In terms of unit costs, Copeland is confident that the company will be competitive, in spite of having its facilities in the high-cost U.K. The lower labor rates available elsewhere may not translate into lower costs overall because of productivity shortfalls. Productivity is one key element of in-house heavy maintenance and the decision not to offer it to others: Copeland believes it works even with a U.K. base, but only if there is a large common fleet that provides the organization with a consistent flow of nearly identical aircraft.
Because of that strategy, BA is not exploring joint ventures in Asia. “So far, that has proven to be a good solution,” Copeland says.
Its core business promises to be exciting enough over the next few years. BA Engineering is preparing for servicing of the Boeing 787 and Airbus A380, as both models are scheduled to join the British Airways fleet in 2013. “We are using them as a catalyst to get to the generation of airplane maintenance,” Copeland says.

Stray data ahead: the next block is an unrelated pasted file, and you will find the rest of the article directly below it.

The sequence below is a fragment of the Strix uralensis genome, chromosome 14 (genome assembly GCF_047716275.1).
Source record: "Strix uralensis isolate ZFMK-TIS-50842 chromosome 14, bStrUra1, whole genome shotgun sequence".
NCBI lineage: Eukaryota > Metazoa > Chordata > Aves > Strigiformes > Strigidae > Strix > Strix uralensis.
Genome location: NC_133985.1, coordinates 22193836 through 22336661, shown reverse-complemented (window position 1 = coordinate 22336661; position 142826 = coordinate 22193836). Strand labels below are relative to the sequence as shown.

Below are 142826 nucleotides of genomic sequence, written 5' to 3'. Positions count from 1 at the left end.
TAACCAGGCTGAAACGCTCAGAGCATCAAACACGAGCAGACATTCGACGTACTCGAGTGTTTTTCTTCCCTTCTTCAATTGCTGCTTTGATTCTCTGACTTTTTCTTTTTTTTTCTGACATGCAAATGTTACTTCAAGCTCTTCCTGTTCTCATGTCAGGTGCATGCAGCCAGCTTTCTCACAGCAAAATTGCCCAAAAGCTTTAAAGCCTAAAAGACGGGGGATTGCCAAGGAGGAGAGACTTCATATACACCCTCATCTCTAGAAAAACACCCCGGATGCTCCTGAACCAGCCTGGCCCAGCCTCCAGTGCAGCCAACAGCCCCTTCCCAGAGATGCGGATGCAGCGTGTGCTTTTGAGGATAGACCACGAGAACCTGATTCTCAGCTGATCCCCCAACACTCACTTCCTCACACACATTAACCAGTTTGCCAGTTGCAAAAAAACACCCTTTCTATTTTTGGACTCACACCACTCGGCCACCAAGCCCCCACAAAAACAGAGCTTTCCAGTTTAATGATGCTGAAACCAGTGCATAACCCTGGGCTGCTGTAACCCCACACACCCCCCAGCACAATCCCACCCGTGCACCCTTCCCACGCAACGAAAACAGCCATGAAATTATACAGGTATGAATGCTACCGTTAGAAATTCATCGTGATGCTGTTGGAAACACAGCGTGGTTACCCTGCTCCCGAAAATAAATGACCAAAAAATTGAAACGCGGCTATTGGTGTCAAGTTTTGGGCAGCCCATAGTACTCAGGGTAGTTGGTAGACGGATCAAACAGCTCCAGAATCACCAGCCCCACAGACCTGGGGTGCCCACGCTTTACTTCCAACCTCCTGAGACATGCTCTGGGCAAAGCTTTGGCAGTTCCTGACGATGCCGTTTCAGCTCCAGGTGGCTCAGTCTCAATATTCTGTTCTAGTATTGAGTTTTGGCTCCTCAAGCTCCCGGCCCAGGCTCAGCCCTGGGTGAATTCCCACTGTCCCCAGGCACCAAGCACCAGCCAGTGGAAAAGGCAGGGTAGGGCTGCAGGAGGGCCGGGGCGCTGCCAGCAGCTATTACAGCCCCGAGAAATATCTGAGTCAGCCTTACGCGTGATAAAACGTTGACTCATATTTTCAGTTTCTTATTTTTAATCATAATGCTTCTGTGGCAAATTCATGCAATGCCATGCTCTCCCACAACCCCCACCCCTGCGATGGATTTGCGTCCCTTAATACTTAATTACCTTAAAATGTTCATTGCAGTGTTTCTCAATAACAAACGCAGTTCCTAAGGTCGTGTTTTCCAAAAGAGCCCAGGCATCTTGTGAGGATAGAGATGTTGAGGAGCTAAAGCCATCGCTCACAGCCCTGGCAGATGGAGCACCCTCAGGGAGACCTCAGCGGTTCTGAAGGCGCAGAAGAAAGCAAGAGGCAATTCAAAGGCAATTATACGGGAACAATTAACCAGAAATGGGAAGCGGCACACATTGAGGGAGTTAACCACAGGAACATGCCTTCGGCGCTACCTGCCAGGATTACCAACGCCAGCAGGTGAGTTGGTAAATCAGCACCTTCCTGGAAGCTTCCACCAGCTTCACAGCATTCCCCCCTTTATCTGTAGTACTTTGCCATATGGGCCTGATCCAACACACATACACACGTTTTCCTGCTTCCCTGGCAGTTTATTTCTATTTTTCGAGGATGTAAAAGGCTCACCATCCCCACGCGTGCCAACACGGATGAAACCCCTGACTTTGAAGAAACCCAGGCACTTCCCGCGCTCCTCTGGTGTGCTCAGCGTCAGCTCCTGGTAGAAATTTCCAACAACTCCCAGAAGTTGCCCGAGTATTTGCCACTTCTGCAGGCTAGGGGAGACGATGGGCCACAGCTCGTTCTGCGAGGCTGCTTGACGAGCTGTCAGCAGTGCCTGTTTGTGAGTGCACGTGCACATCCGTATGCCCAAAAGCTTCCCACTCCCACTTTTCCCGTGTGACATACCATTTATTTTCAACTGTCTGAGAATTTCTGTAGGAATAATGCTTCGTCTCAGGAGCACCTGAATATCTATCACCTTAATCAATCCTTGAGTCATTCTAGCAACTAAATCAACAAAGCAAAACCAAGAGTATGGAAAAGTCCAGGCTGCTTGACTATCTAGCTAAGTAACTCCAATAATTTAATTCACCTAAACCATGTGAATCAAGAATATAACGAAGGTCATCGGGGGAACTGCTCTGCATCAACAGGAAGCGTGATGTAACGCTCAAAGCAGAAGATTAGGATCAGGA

That leads to refinements in training and the skills that are subsequently available. BA Engineering needs to prepare for composite repairs, upgraded electrical systems and issues such as health-monitoring that are present on current-generation aircraft and are being brought to the next levels on the 787 and A380.
On the other hand, the fleet renewal program means that a lot of older aircraft, such as 747s and 767s, will be phased out in the next few years. Preparing them for the next owner requires a lot of work, as well. The last 747s are expected to leave the BA fleet around 2020, while the 767s are likely to be retired earlier. Once they are no longer part of the fleet, BA Engineering will likely lose the capability of serving those types over time. “I don't see much sense in keeping them for aircraft in their declining years and in a high-cost environment,” Copeland notes.
BA also has four cabin refurbishment programs upcoming, adding to the workload for its MRO subsidiary.